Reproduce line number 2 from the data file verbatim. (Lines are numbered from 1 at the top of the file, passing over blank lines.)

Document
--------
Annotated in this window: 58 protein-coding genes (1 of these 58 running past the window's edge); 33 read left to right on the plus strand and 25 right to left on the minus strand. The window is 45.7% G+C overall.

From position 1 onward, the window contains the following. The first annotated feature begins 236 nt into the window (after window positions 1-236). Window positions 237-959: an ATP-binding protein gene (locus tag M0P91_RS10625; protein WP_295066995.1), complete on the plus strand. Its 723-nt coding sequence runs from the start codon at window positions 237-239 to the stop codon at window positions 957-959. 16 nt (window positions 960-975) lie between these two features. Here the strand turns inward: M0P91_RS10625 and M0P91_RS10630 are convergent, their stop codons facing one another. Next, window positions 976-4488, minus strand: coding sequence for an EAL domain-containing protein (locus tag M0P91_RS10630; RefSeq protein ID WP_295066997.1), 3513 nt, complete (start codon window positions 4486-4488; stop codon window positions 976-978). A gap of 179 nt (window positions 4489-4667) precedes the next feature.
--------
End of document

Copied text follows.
From position 1 onward, the window contains the following. The first annotated feature begins 236 nt into the window (after window positions 1-236). Window positions 237-959: an ATP-binding protein gene (locus tag M0P91_RS10625; protein WP_295066995.1), complete on the plus strand. Its 723-nt coding sequence runs from the start codon at window positions 237-239 to the stop codon at window positions 957-959. 16 nt (window positions 960-975) lie between these two features. Here the strand turns inward: M0P91_RS10625 and M0P91_RS10630 are convergent, their stop codons facing one another. Next, window positions 976-4488, minus strand: coding sequence for an EAL domain-containing protein (locus tag M0P91_RS10630; RefSeq protein ID WP_295066997.1), 3513 nt, complete (start codon window positions 4486-4488; stop codon window positions 976-978). A gap of 179 nt (window positions 4489-4667) precedes the next feature.